A highlight of my walking week in Portugal was having a beer with a group of ten Spanish people and singing Irish songs with them on request.
I was there with my wife Yim Soon to walk for five days on what is known in English as the Fishermen’s Trail, a series of paths that follow the rugged and beautiful Atlantic coastline along cliff-tops and beaches, and so-called because they were used by the fishermen to gain access to remote bays and coves. We had bumped into the Spanish group on our first evening. They were sitting outside a bar in the town square as we got off the bus from Lisbon and I asked if they knew where our hotel was. One of them began to speak in good English and kindly offered to take us there.
Now, Yim Soon was unable to walk for the first three days, having injured her ankles whilst training for the long hikes! So I walked the 15-25 km per day while she took a taxi to the next place. I was usually glad of company and on the third day I came across the Spaniards on the trail and we got chatting. They were all teachers from the Basque country, three of them English teachers, and Anna, it turned out, was married to Noel who’s originally from Dublin and whose mother is from Galway. I told her that my dad had been a Galway man and that was it; I was instantly accepted into their group. I complimented Luis, the man who’d shown us where to go on the first evening, on his English and he said he’d learnt it from Noel, to whom he goes twice a week for conversation. Luis hadn’t quite mastered the Dublin accent but he knew one or two choice expressions…and I taught him one or two more to take back to his next lesson!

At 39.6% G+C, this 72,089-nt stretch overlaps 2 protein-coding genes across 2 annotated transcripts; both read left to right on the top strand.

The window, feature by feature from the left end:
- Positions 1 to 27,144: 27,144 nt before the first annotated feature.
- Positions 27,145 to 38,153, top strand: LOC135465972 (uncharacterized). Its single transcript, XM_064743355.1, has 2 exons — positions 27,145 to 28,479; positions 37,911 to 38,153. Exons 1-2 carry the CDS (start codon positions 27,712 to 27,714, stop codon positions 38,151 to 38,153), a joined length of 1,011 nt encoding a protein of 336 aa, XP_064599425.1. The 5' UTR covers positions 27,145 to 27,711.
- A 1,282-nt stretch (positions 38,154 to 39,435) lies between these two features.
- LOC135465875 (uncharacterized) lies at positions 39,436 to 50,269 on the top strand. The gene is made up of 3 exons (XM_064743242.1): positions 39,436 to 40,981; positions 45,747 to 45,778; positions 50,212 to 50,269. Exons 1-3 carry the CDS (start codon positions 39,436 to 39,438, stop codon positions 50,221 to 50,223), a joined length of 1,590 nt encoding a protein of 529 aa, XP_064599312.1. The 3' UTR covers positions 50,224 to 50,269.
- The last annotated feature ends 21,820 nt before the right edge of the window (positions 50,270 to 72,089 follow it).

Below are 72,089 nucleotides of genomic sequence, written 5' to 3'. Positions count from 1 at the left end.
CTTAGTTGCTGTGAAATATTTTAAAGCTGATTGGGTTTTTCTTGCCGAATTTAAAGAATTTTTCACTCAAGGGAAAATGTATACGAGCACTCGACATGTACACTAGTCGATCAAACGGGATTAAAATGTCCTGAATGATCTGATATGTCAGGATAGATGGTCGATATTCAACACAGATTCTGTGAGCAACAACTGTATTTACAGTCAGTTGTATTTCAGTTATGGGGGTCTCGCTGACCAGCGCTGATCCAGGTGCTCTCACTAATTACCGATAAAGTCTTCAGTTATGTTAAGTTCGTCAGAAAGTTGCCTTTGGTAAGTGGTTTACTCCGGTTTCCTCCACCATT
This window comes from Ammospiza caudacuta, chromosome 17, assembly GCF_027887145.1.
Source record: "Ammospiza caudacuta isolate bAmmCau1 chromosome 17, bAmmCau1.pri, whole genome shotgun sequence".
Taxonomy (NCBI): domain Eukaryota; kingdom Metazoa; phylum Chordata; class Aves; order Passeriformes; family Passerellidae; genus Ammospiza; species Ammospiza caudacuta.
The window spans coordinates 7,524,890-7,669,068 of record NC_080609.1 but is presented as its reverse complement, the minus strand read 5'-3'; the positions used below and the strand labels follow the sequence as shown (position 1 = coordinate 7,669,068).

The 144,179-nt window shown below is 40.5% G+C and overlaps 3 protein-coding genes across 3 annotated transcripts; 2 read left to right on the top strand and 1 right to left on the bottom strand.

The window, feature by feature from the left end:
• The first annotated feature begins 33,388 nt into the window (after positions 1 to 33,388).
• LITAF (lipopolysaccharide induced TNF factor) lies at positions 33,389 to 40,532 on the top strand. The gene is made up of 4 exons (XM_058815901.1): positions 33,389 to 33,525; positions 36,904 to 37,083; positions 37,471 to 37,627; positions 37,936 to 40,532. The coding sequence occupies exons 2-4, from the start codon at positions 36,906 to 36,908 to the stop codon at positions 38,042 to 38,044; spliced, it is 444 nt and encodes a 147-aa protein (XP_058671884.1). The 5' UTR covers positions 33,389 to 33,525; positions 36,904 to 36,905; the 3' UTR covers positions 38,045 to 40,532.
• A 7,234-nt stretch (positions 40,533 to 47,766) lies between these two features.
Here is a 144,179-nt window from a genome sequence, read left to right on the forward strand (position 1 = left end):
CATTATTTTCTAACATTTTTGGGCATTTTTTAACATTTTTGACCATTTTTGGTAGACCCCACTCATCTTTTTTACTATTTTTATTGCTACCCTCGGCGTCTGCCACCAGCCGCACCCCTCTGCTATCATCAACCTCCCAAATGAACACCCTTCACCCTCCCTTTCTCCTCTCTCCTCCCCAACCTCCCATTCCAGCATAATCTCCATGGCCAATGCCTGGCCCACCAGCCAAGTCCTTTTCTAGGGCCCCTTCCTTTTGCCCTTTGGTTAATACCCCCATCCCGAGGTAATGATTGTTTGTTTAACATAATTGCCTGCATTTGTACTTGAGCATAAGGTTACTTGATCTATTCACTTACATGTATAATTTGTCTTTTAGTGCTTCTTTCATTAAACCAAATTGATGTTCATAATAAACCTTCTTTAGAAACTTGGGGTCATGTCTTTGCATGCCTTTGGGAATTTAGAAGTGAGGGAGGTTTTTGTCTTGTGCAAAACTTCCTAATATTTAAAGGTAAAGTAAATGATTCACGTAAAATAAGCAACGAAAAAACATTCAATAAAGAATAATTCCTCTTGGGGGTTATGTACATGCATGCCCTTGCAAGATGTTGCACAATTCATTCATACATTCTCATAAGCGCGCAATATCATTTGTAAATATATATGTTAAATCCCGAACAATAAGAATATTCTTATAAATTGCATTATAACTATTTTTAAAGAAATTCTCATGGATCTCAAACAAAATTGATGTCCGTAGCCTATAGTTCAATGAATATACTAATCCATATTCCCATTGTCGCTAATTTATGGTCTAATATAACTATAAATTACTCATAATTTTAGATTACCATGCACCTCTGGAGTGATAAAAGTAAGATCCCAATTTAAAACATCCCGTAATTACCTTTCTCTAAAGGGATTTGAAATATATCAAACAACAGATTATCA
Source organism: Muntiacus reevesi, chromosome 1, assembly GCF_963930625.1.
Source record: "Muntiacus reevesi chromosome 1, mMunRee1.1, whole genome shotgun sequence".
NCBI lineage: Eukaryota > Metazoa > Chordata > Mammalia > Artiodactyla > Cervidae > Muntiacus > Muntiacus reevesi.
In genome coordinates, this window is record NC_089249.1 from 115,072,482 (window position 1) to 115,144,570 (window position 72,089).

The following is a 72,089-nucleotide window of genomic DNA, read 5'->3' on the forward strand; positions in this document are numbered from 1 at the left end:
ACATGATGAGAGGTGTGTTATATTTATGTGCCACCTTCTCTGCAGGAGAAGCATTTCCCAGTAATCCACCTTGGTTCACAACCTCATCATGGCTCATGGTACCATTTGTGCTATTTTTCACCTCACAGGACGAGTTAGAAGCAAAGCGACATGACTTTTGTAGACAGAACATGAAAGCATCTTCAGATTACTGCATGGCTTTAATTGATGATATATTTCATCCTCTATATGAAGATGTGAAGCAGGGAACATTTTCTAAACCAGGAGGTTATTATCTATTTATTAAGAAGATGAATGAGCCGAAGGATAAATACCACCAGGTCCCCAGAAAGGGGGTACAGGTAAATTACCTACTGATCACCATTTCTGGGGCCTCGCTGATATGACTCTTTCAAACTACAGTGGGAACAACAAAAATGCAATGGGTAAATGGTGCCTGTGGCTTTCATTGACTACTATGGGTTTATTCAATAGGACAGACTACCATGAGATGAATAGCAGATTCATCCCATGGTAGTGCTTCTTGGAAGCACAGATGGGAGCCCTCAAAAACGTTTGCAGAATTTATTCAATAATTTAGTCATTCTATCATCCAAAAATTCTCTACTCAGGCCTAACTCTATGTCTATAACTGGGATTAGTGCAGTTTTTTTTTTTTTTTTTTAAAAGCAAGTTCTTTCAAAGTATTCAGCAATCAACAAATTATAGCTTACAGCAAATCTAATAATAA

We spoke a lot about Dublin and I was impressed (because it’s one of my favourite films) that Anna was friends with Brian Mac Aodha who plays the pipes in a scene in The Commitments. She’d met his brother on her first trip to Dublin as an 18 year old au pair, a trip on which she’d also met her husband to be. I thought ‘here I am walking along a cliff in Portugal with a group of Spanish people, one of whom has a mother in law from Galway and who knows someone who appeared in The Commitments: how wonderful!’
It got even better. The group told me how they had a little routine on their frequent walking trips. At the end of the day’s hike the first thing they do is find a bar and have a beer. I really hoped they would invite me to join them for a beer…and they did! And as we sat outside a bar in our destination village drinking our beer Anna asked if I knew the Wild Rover. Well, who doesn’t know the Wild Rover! I duly sang it, and then gladly sang it a second time, recorded “for Noel”! I sang a few more songs and Luis and one or two of the others added some nice harmonies. And I did the ‘Galway Shawl’ for my dad and for Anna’s mother in law. Then they sang a couple of songs in Spanish, and there was even one in Basque. And it was utterly magical.
I had to walk on a few extra kilometres to where Yim Soon and I were staying that night so didn’t see the Spanish the following day, but at the end of the fifth and final day’s hiking when we were sitting in a village square having a drink with Steen and Anni from Denmark who’s we’d got to know along the route (no Irish connection there but they were lovely all the same!) the group suddenly appeared, coming for their customary beer, and we greeted one another like long lost friends.
As I recounted in a previous blog, using a phrase I’d learnt from a woman I met on the Camino in Spain (and after telling her I’d spoken the previous day with a Spanish man who was married to a woman from Newry who knew my uncle Pat!): ‘el mundo es un pañuelo’, the world is a handkerchief. And what an amazing and richly woven handkerchief it is.